Equally lazy is the romance in Aloha, which seems to follow the rule of pushing equivalently good-looking people together with the assumption that there’s actually chemistry there. The Tourist did the same thing with Angelina Jolie and Johnny Depp, but at least the rest of it was entertaining. Rachel McAdams as Cooper’s previous flame is easily the best thing about this entire movie and it’s truly sad to see the warmth and charm she brings to this tepid affair be overshadowed constantly by the tediousness of everything about her. Occasionally one can see how these two people had fallen in love but there simply isn’t enough of a focus here for it to feel substantial in any fashion. The time shaft to McAdams is a prevalent issue throughout Aloha, from characters to plot to more meaningful themes alike. Bill Murray is present from time to time, but it’s hard not to think that Wes Anderson managed to get more mileage out of the venerated actor in far less screen time in The Grand Budapest Hotel. Danny McBride, who can be viciously hilarious while making it seem effortless, is barely existent in this film at all. Alec Baldwin reprises his Emmy-winning role as Jack Donaghy from the seminal comedy 30 Rock for a few scenes before the camera sadly moves elsewhere. John Krasinski benefits the most because he basically doesn’t have any of the film’s dialogue, which inadvertently helps him become the most interesting part of this movie anyhow. Emma Stone’s lovable charm is dialed up to an eleven here so even her normally appealing charm unfortunately becomes grating. Her effort is clearly on display here, but the script never supports her.
Aloha has garnered duly deserved criticism for its whitewashing of Hawaii, best articulated in the movie repeatedly telling you that Emma Stone’s character (notably named Allison Ng) is a quarter Hawaiian. By a stretch, that could be true but if Crowe is so concerned with the audience believing in Allison’s ethnic background, then why not simply cast an actress whose ethnic background is at least more ambiguous? There is a slight amount of effort to incorporate the native secessionist point of view, but it feels so supremely tacked on with everything else that it feels extremely desperate despite any good intentions involved. That could summarize the entire movie if you think about it. There’s clearly some semblance of good intentions, an optimism involved here if you will (or maybe that’s just because Hawaii is as gorgeous here as you would imagine it to be). But it’s all so hazardously put together that it feels less like a legitimate film than a bullet point list with a price tag attached to it, occasionally venturing into mature territory but suddenly pulling back before it’s even close to approaching it. Whether it be Hawaiian secessionists, the threat of the military-industry complex, complex human emotions, or even basic ones, Aloha collapses on every front. The best thing about it? Its running time.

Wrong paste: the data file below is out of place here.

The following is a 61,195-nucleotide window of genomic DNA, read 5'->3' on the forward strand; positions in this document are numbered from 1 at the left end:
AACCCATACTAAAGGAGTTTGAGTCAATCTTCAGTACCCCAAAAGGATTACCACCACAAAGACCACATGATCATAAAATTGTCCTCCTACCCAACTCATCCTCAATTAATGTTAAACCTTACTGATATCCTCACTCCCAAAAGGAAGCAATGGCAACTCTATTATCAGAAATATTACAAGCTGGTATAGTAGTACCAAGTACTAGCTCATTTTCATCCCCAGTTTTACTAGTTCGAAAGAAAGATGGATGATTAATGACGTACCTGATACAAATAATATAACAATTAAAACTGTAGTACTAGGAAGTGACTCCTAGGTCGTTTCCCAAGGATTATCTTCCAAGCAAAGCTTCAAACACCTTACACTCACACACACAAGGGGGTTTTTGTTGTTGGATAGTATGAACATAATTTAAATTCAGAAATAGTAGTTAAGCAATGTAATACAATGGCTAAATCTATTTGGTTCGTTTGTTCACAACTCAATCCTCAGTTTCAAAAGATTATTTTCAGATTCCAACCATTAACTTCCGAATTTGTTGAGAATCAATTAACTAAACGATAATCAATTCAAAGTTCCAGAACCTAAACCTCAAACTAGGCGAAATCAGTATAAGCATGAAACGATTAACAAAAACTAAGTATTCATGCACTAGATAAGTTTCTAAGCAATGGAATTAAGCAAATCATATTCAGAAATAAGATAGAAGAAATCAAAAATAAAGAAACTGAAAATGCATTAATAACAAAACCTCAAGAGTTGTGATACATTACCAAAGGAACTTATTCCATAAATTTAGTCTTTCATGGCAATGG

MPAA Rating: PG-13
Directed by: Cameron Crowe
Produced by: Cameron Crowe, Scott Rudin
Written by: Cameron Crowe
Starring: Bradley Cooper, Emma Stone, Rachel McAdams, Bill Murray, John Krasinski, Danny McBride, Alec Baldwin
Music by: Jónsi & Alex
Cinematography: Eric Gautier
Edited by: Joe Hutshing
Production Company: RatPac, Regency Enterprises, Scott Rudin Productions, Vinyl Films
Distributed by: Columbia Pictures
Running Time: 105 minutes
Release Dates: May 29, 2015
Image Courtesy: The Villages Theatres